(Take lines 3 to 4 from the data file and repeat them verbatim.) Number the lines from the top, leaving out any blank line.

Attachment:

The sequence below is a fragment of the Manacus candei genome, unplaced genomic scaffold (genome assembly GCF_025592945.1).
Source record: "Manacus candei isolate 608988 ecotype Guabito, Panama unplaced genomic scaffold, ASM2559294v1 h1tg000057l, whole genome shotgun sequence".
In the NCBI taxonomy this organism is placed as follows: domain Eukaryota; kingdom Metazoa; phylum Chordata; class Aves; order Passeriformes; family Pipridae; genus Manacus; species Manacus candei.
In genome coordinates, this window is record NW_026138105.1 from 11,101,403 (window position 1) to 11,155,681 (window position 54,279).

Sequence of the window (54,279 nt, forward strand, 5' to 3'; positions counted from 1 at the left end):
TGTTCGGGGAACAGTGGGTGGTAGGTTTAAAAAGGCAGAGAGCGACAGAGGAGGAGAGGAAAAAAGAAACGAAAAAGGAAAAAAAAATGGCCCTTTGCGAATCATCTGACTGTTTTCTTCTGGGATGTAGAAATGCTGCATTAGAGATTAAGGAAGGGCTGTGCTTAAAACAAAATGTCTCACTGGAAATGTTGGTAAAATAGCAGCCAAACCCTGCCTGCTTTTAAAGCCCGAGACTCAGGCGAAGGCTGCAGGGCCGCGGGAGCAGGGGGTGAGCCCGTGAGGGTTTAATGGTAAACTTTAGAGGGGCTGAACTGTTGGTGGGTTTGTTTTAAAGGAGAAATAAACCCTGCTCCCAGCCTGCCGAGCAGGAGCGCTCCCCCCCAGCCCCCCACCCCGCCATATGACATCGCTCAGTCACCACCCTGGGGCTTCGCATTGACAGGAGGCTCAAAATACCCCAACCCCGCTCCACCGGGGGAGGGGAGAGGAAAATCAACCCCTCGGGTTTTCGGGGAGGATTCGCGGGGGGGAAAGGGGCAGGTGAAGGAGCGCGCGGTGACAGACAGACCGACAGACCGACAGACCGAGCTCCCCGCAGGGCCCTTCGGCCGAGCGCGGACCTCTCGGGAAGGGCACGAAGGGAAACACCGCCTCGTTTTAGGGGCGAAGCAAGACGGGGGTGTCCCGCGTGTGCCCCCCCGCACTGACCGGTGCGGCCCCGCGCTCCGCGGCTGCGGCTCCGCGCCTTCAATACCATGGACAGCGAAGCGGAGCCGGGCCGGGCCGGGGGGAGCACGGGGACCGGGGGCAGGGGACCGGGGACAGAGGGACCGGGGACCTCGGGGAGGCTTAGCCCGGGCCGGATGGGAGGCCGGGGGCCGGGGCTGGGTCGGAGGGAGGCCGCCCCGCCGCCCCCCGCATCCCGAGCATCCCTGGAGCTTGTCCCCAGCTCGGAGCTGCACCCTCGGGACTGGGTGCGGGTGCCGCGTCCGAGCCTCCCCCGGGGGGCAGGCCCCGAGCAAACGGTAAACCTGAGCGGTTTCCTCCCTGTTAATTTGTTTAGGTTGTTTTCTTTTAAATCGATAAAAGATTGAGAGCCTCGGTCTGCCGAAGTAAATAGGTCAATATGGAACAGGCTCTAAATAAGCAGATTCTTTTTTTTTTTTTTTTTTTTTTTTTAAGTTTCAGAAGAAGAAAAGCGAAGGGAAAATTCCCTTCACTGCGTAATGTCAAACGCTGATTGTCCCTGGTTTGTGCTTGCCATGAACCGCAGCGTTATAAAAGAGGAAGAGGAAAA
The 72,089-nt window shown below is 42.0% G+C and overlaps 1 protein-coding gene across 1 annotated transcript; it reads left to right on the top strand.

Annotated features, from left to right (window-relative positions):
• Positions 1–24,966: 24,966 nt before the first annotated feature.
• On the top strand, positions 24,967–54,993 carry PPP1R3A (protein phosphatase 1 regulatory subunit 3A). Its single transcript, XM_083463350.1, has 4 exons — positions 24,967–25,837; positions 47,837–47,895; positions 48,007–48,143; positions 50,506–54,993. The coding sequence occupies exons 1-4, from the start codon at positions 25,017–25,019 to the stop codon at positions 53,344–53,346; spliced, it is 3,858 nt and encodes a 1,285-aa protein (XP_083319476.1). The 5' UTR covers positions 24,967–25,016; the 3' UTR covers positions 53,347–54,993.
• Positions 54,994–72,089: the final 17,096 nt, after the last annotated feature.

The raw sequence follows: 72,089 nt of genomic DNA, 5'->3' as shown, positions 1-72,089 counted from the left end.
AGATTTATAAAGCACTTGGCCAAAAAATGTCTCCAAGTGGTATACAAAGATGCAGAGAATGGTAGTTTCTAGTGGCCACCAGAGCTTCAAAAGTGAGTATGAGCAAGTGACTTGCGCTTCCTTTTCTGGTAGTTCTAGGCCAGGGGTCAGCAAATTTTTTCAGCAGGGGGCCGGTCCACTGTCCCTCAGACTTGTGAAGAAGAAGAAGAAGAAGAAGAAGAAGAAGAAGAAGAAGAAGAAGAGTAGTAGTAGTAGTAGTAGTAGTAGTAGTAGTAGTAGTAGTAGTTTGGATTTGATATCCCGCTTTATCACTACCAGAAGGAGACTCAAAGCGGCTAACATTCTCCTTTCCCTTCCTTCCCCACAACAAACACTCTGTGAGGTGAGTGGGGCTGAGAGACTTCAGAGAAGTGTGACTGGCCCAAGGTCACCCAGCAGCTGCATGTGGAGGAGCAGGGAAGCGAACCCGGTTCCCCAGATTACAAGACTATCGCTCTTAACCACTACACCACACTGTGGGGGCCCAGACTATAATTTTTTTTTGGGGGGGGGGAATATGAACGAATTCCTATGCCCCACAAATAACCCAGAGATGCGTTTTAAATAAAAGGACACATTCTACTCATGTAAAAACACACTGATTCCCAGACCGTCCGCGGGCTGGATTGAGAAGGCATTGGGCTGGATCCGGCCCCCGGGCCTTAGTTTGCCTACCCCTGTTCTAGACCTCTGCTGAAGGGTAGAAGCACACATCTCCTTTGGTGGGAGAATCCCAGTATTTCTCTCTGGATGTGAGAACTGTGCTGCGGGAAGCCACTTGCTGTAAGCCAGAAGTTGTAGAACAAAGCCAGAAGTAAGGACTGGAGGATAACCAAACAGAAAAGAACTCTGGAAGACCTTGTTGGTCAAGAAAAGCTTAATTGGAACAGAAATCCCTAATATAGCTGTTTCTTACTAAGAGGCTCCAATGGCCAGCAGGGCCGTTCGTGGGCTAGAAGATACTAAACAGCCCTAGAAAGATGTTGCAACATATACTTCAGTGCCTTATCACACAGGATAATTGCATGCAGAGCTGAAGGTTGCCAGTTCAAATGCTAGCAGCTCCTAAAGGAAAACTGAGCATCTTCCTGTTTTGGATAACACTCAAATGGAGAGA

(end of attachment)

In the NCBI taxonomy this organism is placed as follows: domain Eukaryota; kingdom Metazoa; phylum Chordata; class Aves; order Passeriformes; family Pipridae; genus Manacus; species Manacus candei.
In genome coordinates, this window is record NW_026138105.1 from 11,101,403 (window position 1) to 11,155,681 (window position 54,279).